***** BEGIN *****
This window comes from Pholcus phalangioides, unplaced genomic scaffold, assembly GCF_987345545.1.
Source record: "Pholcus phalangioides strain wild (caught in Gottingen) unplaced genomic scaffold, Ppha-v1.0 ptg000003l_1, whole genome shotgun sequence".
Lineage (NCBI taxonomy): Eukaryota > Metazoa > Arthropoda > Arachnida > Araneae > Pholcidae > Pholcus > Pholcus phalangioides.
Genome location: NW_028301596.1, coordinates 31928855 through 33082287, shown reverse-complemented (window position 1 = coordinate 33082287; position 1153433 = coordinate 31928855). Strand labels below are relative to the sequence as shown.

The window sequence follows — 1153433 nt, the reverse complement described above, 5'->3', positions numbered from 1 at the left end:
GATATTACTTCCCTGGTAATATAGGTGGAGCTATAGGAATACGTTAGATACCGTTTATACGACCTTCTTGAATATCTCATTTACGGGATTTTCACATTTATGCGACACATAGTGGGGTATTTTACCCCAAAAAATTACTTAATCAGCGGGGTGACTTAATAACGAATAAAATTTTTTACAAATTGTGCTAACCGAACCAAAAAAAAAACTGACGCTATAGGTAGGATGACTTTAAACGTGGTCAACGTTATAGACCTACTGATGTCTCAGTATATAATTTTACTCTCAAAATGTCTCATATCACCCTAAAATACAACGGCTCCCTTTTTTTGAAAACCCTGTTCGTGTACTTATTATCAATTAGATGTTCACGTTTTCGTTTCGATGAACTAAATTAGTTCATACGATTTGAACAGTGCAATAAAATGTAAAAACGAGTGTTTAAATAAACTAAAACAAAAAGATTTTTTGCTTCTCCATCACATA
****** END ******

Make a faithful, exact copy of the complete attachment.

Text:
This window comes from Pholcus phalangioides, unplaced genomic scaffold, assembly GCF_987345545.1.
Source record: "Pholcus phalangioides strain wild (caught in Gottingen) unplaced genomic scaffold, Ppha-v1.0 ptg000003l_1, whole genome shotgun sequence".
Lineage (NCBI taxonomy): Eukaryota > Metazoa > Arthropoda > Arachnida > Araneae > Pholcidae > Pholcus > Pholcus phalangioides.
Genome location: NW_028301596.1, coordinates 31928855 through 33082287, shown reverse-complemented (window position 1 = coordinate 33082287; position 1153433 = coordinate 31928855). Strand labels below are relative to the sequence as shown.

The window sequence follows — 1153433 nt, the reverse complement described above, 5'->3', positions numbered from 1 at the left end:
GATATTACTTCCCTGGTAATATAGGTGGAGCTATAGGAATACGTTAGATACCGTTTATACGACCTTCTTGAATATCTCATTTACGGGATTTTCACATTTATGCGACACATAGTGGGGTATTTTACCCCAAAAAATTACTTAATCAGCGGGGTGACTTAATAACGAATAAAATTTTTTACAAATTGTGCTAACCGAACCAAAAAAAAAACTGACGCTATAGGTAGGATGACTTTAAACGTGGTCAACGTTATAGACCTACTGATGTCTCAGTATATAATTTTACTCTCAAAATGTCTCATATCACCCTAAAATACAACGGCTCCCTTTTTTTGAAAACCCTGTTCGTGTACTTATTATCAATTAGATGTTCACGTTTTCGTTTCGATGAACTAAATTAGTTCATACGATTTGAACAGTGCAATAAAATGTAAAAACGAGTGTTTAAATAAACTAAAACAAAAAGATTTTTTGCTTCTCCATCACATA